Virginia City, Montana
|Virginia City, Montana|
Virginia City from a nearby hillside
Location of Virginia City, Montana
|• Total||0.95 sq mi (2.46 km2)|
|• Land||0.95 sq mi (2.46 km2)|
|• Water||0 sq mi (0 km2)|
|Elevation||5,761 ft (1,756 m)|
|• Estimate (2012)||196|
|• Density||200.0/sq mi (77.2/km2)|
|Time zone||Mountain (MST) (UTC-7)|
|• Summer (DST)||MDT (UTC-6)|
|GNIS feature ID||0778036|
Virginia City is a town in and the county seat of Madison County, Montana, United States. In 1961 the town and the surrounding area were designated a National Historic Landmark District, the Virginia City Historic District. The population was 190 at the 2010 census.
In May 1863, a group of prospectors was headed toward the Yellowstone River and instead came upon a party of the Crow tribe and was forced to return to Bannack. On May 26, 1863, Bill Fairweather and Henry Edgar discovered gold near Alder Creek. The prospectors could not keep the site a secret and were followed on their return to the gold bearing site. A mining district was set up in order to formulate rules about individual gold claims. On June 16, 1863 under the name of "Verina" the township was formed a mile south of the gold fields. The name was intended to honor Varina Howell Davis, the first and only First Lady of the Confederate States of America during the American Civil War. Verina, although in Union territory, was founded by men whose loyalties were thoroughly Confederate. Upon registration of the name, a Connecticut judge, G. G. Bissell, objected to their choice and recorded it as Virginia City.
Within weeks Virginia City was a boomtown of thousands of prospectors and fortune seekers in the midst of a gold rush. The remote region of the Idaho Territory was without law enforcement or justice system with the exception of miners' courts. In late 1863, the great wealth in the region, lack of a justice system and the insecure means of travel gave rise to serious criminal activity, especially robbery and murder along the trails and roads of the region. Road agents as they became known were ultimately responsible for up to 100 deaths in the region in 1863 and 1864. This resulted in the formation of the Vigilance committee of Alder Gulch and the infamous Montana Vigilantes. Up to 15 road agents were hanged by the vigilantes in December 1863 and January 1864, including the sheriff of Bannack, Montana and alleged leader of the road agent gang, Henry Plummer.
The Montana Territory was organized out of the existing Idaho Territory by Act of Congress and signed into law by President Abraham Lincoln on May 26, 1864. Although Bannack was the first territorial capital, the territorial legislature moved the capital to Virginia City on February 7, 1865. It remained the capital until April 19, 1875 when it moved to Helena, Montana. Thomas Dimsdale began publication of Montana's first newspaper, the Montana Post, in Virginia City on August 27, 1864. Montana's first public school was established in Virginia City in March 1866.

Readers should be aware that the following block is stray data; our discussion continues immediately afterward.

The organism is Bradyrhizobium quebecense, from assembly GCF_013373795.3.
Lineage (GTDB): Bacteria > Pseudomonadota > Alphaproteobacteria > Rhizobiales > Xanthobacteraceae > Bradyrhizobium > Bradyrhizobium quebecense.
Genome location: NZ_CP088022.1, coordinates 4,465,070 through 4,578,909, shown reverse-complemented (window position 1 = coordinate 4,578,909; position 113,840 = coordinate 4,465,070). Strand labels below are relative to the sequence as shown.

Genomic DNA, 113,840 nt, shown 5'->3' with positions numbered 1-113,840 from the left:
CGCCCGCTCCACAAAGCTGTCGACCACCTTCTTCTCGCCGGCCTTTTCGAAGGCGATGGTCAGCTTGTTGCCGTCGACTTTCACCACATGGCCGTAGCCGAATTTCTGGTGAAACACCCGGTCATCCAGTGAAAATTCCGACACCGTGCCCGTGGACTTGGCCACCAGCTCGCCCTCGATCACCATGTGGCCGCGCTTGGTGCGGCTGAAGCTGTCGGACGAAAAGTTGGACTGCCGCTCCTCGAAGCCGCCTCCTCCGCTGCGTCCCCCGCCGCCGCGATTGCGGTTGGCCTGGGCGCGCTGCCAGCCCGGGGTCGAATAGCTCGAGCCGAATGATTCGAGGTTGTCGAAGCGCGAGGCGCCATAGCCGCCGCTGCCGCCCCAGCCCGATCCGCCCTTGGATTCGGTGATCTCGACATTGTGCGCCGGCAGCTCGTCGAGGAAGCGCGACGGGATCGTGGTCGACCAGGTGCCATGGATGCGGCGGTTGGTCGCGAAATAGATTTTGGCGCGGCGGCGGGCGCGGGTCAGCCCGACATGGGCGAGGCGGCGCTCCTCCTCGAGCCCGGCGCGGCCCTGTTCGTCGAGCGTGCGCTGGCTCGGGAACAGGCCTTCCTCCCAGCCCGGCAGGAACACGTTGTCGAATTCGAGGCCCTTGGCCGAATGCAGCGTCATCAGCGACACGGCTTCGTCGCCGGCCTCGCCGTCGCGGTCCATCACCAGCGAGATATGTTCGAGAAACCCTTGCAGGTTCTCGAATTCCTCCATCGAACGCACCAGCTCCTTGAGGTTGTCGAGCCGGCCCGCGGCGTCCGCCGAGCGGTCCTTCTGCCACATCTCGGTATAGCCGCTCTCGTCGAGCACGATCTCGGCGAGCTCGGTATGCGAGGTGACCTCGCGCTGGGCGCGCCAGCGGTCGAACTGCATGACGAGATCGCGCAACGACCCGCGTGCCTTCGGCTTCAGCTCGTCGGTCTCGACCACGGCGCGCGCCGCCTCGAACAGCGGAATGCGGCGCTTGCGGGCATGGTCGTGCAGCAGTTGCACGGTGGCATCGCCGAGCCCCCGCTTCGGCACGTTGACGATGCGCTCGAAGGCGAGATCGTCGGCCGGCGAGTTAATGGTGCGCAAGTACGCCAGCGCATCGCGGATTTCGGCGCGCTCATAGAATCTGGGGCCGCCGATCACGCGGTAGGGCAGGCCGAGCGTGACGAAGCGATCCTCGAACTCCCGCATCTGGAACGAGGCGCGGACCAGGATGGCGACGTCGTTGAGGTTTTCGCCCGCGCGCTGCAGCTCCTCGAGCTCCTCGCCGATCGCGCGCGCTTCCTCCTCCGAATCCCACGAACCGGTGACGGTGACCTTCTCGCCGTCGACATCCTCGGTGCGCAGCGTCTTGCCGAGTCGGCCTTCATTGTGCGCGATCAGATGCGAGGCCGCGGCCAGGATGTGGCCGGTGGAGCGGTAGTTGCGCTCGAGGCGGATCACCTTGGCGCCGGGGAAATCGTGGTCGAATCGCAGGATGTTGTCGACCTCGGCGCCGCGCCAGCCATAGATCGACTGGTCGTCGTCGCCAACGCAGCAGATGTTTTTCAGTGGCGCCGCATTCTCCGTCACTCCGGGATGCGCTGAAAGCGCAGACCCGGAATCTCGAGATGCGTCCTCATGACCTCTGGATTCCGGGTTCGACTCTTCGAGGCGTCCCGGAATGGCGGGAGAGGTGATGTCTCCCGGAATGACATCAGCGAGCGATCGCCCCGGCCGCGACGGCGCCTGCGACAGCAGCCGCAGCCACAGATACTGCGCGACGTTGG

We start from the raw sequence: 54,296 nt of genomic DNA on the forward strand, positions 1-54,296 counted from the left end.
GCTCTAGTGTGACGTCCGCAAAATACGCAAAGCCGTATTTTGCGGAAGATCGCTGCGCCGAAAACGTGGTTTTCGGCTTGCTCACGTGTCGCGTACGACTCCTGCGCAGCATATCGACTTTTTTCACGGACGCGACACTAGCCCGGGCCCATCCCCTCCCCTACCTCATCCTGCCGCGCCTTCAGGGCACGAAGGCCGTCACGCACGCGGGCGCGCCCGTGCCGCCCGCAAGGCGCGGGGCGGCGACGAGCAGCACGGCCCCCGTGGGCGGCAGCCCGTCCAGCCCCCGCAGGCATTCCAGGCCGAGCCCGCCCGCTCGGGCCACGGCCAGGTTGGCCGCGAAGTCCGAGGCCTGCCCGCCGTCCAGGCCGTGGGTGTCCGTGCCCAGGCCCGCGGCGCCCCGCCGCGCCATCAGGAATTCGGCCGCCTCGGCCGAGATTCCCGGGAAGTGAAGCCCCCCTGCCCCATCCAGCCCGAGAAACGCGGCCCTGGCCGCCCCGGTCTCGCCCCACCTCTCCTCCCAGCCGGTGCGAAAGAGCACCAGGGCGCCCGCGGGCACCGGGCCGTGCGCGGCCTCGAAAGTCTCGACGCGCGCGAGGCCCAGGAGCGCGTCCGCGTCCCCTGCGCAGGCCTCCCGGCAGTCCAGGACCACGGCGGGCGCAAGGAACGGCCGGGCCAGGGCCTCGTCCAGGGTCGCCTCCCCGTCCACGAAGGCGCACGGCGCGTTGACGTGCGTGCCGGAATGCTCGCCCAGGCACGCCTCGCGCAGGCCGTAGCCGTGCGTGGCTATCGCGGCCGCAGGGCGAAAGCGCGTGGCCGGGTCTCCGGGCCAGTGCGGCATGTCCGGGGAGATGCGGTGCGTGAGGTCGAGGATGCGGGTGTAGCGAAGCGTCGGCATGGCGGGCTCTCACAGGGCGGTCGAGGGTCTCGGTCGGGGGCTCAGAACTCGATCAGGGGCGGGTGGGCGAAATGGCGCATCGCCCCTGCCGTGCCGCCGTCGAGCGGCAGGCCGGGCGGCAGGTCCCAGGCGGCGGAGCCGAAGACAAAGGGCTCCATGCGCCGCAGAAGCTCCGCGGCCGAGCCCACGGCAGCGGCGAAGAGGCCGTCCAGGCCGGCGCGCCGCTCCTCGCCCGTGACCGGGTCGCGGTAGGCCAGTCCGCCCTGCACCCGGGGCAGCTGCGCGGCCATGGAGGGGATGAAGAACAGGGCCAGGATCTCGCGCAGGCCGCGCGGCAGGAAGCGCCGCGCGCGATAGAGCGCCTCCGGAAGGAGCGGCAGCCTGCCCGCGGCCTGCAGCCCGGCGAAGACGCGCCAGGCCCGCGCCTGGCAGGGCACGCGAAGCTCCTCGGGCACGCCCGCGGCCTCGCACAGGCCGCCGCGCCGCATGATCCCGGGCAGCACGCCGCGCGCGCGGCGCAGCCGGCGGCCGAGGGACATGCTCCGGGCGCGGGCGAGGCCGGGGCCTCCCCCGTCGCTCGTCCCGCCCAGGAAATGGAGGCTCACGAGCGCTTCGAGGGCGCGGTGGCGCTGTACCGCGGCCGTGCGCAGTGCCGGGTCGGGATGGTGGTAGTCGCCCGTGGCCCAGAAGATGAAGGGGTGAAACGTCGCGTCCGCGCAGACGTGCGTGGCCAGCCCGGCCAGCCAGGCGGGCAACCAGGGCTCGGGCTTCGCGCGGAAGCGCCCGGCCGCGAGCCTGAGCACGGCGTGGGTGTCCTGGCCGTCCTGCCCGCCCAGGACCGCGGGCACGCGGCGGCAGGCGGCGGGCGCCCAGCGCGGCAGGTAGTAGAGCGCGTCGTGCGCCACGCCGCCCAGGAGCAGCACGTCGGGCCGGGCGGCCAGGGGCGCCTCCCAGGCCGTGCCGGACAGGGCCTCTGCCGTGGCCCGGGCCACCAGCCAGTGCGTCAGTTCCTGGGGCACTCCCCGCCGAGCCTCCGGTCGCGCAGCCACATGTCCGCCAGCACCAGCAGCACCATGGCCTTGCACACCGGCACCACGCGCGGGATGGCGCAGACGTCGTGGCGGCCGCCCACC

In the 1940s, Charles and Sue Bovey began buying the town, putting much needed maintenance into failing structures. The ghost town of Virginia City began to be restored for tourism in the 1950s. Most of the city is now owned by the state government and is a National Historic Landmark operated as an open-air museum. Of the nearly three hundred structures in town, almost half were built prior to 1900. Buildings in their original condition with Old West period displays and information plaques stand next to thoroughly modern diners and other amenities.
The Historic District of Virginia City and Nevada City is currently operated by the Montana Historic Commission and is the top state-owned tourist attraction in Montana. The Commission operates gold panning, a historic hotel, and the longest continuously operating live summer theater company in the western United States.
Virginia City also has a Boothill Cemetery. There is also the 2 ft 6 in (762 mm) narrow gauge Alder Gulch Short Line Railroad, which transports passengers by rail to the nearby ghost town of Nevada City, Montana, and back.
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- Calamity Jane lived here for some time.
- Granville Stuart, prospector, vigilante, merchant, cattleman operated a store in Virginia City for many years during the gold boom
- Helen M. Duncan, geologist and paleontologist, grew up in Virginia City
- John Bozeman, prospector, vigilante, merchant and founder of Bozeman, Montana and Bozeman Trail
- Nathaniel P. Langford, prospector, vigilante and first superintendent of Yellowstone National Park
- Joseph Millard, later a United States Senator from Nebraska, lived and opened a bank here.
- Nelson Story, prospector, merchant and cattleman, famous for 1866 cattle drive from Texas to Montana
- Wilbur F. Sanders, founding member of the Vigilance Committee and United States Senator from Montana, lived here.
- Sarah Bickford, African American businesswoman, one of the few African Americans to own a utility company
- Hezekiah L. Hosmer, first Chief Justice of the Montana Territory Supreme Court, held court here.
- George Laird Shoup, Governor of Idaho, moved here after the Civil War.
- Sam V. Stewart, Governor and Supreme Court justice of Montana, practiced law here.